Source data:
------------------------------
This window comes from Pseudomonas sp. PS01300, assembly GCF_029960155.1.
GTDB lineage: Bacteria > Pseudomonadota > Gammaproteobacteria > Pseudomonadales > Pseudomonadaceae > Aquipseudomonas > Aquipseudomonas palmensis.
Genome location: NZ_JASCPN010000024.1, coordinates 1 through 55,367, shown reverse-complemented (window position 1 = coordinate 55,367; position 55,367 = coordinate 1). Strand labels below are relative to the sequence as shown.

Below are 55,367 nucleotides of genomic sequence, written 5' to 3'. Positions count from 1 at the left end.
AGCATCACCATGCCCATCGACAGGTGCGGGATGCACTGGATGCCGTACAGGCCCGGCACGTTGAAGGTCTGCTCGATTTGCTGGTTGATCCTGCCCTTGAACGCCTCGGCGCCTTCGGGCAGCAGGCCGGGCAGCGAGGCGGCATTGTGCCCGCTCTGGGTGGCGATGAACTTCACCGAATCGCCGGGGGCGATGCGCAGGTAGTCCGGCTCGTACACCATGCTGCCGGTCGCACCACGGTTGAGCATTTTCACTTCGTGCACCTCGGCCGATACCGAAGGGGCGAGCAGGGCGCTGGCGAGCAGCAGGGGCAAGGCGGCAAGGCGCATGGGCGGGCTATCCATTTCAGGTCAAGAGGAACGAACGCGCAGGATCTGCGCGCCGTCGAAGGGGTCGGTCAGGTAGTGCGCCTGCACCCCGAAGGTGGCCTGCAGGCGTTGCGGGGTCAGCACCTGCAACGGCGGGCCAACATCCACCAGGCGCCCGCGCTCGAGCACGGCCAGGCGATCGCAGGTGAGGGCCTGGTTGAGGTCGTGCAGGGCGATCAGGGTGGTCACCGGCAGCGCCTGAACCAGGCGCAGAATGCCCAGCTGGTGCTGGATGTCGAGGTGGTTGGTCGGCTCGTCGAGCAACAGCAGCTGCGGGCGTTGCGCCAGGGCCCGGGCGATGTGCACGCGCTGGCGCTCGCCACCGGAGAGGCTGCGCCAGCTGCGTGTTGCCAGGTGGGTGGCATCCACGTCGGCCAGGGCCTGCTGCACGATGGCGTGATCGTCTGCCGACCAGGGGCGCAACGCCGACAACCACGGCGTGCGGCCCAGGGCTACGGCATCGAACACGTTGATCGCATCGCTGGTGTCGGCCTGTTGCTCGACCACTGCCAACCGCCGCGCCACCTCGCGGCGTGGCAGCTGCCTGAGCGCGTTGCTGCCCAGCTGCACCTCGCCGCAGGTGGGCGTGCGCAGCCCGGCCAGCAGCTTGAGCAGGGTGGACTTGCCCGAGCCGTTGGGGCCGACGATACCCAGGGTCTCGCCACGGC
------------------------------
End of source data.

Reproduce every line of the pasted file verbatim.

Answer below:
This window comes from Pseudomonas sp. PS01300, assembly GCF_029960155.1.
GTDB lineage: Bacteria > Pseudomonadota > Gammaproteobacteria > Pseudomonadales > Pseudomonadaceae > Aquipseudomonas > Aquipseudomonas palmensis.
Genome location: NZ_JASCPN010000024.1, coordinates 1 through 55,367, shown reverse-complemented (window position 1 = coordinate 55,367; position 55,367 = coordinate 1). Strand labels below are relative to the sequence as shown.

Below are 55,367 nucleotides of genomic sequence, written 5' to 3'. Positions count from 1 at the left end.
AGCATCACCATGCCCATCGACAGGTGCGGGATGCACTGGATGCCGTACAGGCCCGGCACGTTGAAGGTCTGCTCGATTTGCTGGTTGATCCTGCCCTTGAACGCCTCGGCGCCTTCGGGCAGCAGGCCGGGCAGCGAGGCGGCATTGTGCCCGCTCTGGGTGGCGATGAACTTCACCGAATCGCCGGGGGCGATGCGCAGGTAGTCCGGCTCGTACACCATGCTGCCGGTCGCACCACGGTTGAGCATTTTCACTTCGTGCACCTCGGCCGATACCGAAGGGGCGAGCAGGGCGCTGGCGAGCAGCAGGGGCAAGGCGGCAAGGCGCATGGGCGGGCTATCCATTTCAGGTCAAGAGGAACGAACGCGCAGGATCTGCGCGCCGTCGAAGGGGTCGGTCAGGTAGTGCGCCTGCACCCCGAAGGTGGCCTGCAGGCGTTGCGGGGTCAGCACCTGCAACGGCGGGCCAACATCCACCAGGCGCCCGCGCTCGAGCACGGCCAGGCGATCGCAGGTGAGGGCCTGGTTGAGGTCGTGCAGGGCGATCAGGGTGGTCACCGGCAGCGCCTGAACCAGGCGCAGAATGCCCAGCTGGTGCTGGATGTCGAGGTGGTTGGTCGGCTCGTCGAGCAACAGCAGCTGCGGGCGTTGCGCCAGGGCCCGGGCGATGTGCACGCGCTGGCGCTCGCCACCGGAGAGGCTGCGCCAGCTGCGTGTTGCCAGGTGGGTGGCATCCACGTCGGCCAGGGCCTGCTGCACGATGGCGTGATCGTCTGCCGACCAGGGGCGCAACGCCGACAACCACGGCGTGCGGCCCAGGGCTACGGCATCGAACACGTTGATCGCATCGCTGGTGTCGGCCTGTTGCTCGACCACTGCCAACCGCCGCGCCACCTCGCGGCGTGGCAGCTGCCTGAGCGCGTTGCTGCCCAGCTGCACCTCGCCGCAGGTGGGCGTGCGCAGCCCGGCCAGCAGCTTGAGCAGGGTGGACTTGCCCGAGCCGTTGGGGCCGACGATACCCAGGGTCTCGCCACGGC